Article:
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Balladeer
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150 posted 09-23-2009 05:46 PM       View Profile for Balladeer   Email Balladeer   Edit/Delete Message      Find Poems   Click to visit Balladeer's Home Page   View IP for Balladeer

Reagan was a “B” grade movie actor and a doddering, probably clinically senile president

Well, at least he didn't grow peanuts. Carter continues to be what he has always been - an embarrassment to the Democratic party. It's so easy to view history in the way you want to see it...doesn't take any intelligence to do that. Thank God Reagan was around to cleanup Carter's mess.

Bedtime for Bonzo? A "B" movie??? You have some nerve!!!!!
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151 posted 09-23-2009 05:55 PM       View Profile for Grinch   Email Grinch   Edit/Delete Message      Find Poems  View IP for Grinch


I don't think they should even be making the vaccine and I definitely won't be acting as an unpaid guinea pig even though I've been told I'm in a high-risk group.

The risk from the current strain is too small, as is the mortality rate, which makes the decision to produce a vaccine against such a mild strain, instead of the seasonal flu vaccine, an example of stupidity of the highest order.

.
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152 posted 09-23-2009 06:23 PM       View Profile for Balladeer   Email Balladeer   Edit/Delete Message      Find Poems   Click to visit Balladeer's Home Page   View IP for Balladeer

So what you’re saying, Denise, is that a government run health care program is ok with you as long as it benefits Seniors like yourself.

Don't worry, Denise. I get the same stuff, since the VA picks up my bills. Somehow the years I gave my country just don't seem to matter to those who didn't in the same way that the 40+ years you paid into the system doesn't really count to those who have only put in a fraction of that time. We live in an "instant gratification" society where everyone  wants things NOW, regardless of how much they have or have not contributed.

That's just the way it is......
Bob K
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153 posted 09-23-2009 09:04 PM       View Profile for Bob K   Email Bob K   Edit/Delete Message      Find Poems  View IP for Bob K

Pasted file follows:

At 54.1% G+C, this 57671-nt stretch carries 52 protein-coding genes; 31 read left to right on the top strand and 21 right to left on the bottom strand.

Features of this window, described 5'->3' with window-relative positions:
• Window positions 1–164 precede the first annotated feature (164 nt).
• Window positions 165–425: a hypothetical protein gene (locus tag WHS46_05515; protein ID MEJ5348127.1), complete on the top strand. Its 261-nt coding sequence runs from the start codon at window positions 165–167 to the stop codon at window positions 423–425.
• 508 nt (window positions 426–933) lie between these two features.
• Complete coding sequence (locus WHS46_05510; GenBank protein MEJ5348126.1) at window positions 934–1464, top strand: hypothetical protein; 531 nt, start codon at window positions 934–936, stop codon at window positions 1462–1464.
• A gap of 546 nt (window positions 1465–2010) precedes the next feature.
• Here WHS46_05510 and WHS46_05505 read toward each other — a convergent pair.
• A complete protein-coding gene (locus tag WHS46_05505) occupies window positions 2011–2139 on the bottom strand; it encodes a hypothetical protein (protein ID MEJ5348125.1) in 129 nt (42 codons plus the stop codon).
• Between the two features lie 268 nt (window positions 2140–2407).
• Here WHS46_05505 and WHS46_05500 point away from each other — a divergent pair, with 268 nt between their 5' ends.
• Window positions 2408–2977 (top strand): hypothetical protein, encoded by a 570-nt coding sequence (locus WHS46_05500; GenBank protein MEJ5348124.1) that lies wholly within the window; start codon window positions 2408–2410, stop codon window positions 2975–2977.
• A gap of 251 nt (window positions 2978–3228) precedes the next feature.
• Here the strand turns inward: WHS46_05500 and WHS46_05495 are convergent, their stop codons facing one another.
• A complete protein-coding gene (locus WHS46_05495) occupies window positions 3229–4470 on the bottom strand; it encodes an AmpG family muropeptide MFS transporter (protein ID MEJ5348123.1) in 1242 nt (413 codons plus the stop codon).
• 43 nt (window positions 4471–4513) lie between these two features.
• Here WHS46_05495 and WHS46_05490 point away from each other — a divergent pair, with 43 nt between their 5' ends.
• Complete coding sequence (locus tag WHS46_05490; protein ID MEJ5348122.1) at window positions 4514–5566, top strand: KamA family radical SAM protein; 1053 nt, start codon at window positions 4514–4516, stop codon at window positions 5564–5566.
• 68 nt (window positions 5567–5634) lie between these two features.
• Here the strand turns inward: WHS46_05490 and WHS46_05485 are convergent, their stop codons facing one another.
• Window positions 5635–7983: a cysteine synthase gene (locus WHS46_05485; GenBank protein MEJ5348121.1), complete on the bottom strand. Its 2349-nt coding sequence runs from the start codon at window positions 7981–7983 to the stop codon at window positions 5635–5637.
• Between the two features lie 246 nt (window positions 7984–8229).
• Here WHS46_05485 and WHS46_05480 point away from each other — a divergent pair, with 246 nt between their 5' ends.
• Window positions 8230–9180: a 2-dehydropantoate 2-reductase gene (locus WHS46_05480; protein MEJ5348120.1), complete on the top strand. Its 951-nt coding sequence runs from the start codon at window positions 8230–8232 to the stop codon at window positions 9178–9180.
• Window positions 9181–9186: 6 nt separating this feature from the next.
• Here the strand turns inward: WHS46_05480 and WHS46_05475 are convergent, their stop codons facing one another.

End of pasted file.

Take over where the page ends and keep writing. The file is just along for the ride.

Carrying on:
Dear Mike,

           Red Herring, I think, Mike.  Both your service and Denise's pay in to the system count, and to suggest otherwise would be silly.  That's not the same as pay for as in cash money from an investment, though, is it?

     Neither my time paying in nor Denise's will pay for what we will get paid out monetarily if our lives proceed
predictably.  And your service didn't pay for your care afterward in any sort of fiscal way; nevertheless, it's an honor to fund it, and you deserve it in spades.  You are entitled to it as far as I'm concerned.

     The question that arises, to my mind at least, as to whether the medicare system and the VA hospital system are good systems.  When I suggested that there were substantial problems with the way the VA was being treated and that it's services had been compromised a year or so ago, you were very quick to tell me that the VA was a very fine system indeed.  I still believe that there have been some problems with the system in the areas I mentioned at the time, that is long term nursing home type care, and trauma care for head injuries and in treatment for depression and some of the psychiatric illnesses.  I don't know if you continue to disagree with me about these or not.

     Otherwise, you were very happy with the VA, which is much the sort of system that I believe many folks who look for single payer health care may have in mind.  It seems to be run well, according to what you tell me, and do a good job under public administration.  The Drug companies are not happy because they must actually bid to supply drugs and actually accept more realistic prices than most of us can obtain privately.  If you've had any person pressure from the VA telling you to kill yourself to save the rest of us some money, you haven't said anything that I've heard about it.

     If you have, let me know and I'll start writing letters of complaint to as many people as I can find.  

     A lot of people buy supplements to help with medicare, but other than that, I haven't heard a lot of complaints about the system itself.  It is defrauded by the private contractors on occasion.  If the private contractors were eliminated in favor of public employees, as it works with the VA, some of that problem might go away, of course.